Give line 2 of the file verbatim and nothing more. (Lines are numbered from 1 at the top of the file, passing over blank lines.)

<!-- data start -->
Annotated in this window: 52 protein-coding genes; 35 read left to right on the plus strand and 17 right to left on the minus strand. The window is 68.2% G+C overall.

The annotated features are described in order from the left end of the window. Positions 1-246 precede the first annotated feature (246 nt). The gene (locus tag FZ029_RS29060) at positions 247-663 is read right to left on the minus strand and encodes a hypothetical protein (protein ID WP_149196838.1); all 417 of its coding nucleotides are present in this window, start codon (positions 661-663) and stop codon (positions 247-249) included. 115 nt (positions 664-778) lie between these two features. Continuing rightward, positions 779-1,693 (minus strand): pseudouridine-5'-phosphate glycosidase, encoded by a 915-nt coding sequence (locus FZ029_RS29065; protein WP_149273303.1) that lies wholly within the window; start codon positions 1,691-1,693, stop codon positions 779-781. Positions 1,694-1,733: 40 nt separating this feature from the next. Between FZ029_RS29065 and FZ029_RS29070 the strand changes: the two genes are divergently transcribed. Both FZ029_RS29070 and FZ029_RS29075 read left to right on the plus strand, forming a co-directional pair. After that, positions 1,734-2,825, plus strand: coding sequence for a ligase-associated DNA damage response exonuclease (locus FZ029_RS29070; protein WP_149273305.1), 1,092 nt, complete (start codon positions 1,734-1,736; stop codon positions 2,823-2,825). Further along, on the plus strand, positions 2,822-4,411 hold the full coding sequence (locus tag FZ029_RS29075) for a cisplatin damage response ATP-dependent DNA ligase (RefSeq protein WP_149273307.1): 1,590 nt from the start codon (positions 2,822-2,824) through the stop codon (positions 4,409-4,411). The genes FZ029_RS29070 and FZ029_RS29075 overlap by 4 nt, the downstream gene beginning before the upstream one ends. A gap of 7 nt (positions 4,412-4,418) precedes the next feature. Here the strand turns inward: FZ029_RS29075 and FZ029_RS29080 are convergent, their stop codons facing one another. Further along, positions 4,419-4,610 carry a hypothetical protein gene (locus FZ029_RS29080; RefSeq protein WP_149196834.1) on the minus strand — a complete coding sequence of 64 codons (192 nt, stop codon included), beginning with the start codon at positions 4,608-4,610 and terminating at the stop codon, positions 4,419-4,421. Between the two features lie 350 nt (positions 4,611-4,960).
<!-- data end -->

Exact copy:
The annotated features are described in order from the left end of the window. Positions 1-246 precede the first annotated feature (246 nt). The gene (locus tag FZ029_RS29060) at positions 247-663 is read right to left on the minus strand and encodes a hypothetical protein (protein ID WP_149196838.1); all 417 of its coding nucleotides are present in this window, start codon (positions 661-663) and stop codon (positions 247-249) included. 115 nt (positions 664-778) lie between these two features. Continuing rightward, positions 779-1,693 (minus strand): pseudouridine-5'-phosphate glycosidase, encoded by a 915-nt coding sequence (locus FZ029_RS29065; protein WP_149273303.1) that lies wholly within the window; start codon positions 1,691-1,693, stop codon positions 779-781. Positions 1,694-1,733: 40 nt separating this feature from the next. Between FZ029_RS29065 and FZ029_RS29070 the strand changes: the two genes are divergently transcribed. Both FZ029_RS29070 and FZ029_RS29075 read left to right on the plus strand, forming a co-directional pair. After that, positions 1,734-2,825, plus strand: coding sequence for a ligase-associated DNA damage response exonuclease (locus FZ029_RS29070; protein WP_149273305.1), 1,092 nt, complete (start codon positions 1,734-1,736; stop codon positions 2,823-2,825). Further along, on the plus strand, positions 2,822-4,411 hold the full coding sequence (locus tag FZ029_RS29075) for a cisplatin damage response ATP-dependent DNA ligase (RefSeq protein WP_149273307.1): 1,590 nt from the start codon (positions 2,822-2,824) through the stop codon (positions 4,409-4,411). The genes FZ029_RS29070 and FZ029_RS29075 overlap by 4 nt, the downstream gene beginning before the upstream one ends. A gap of 7 nt (positions 4,412-4,418) precedes the next feature. Here the strand turns inward: FZ029_RS29075 and FZ029_RS29080 are convergent, their stop codons facing one another. Further along, positions 4,419-4,610 carry a hypothetical protein gene (locus FZ029_RS29080; RefSeq protein WP_149196834.1) on the minus strand — a complete coding sequence of 64 codons (192 nt, stop codon included), beginning with the start codon at positions 4,608-4,610 and terminating at the stop codon, positions 4,419-4,421. Between the two features lie 350 nt (positions 4,611-4,960).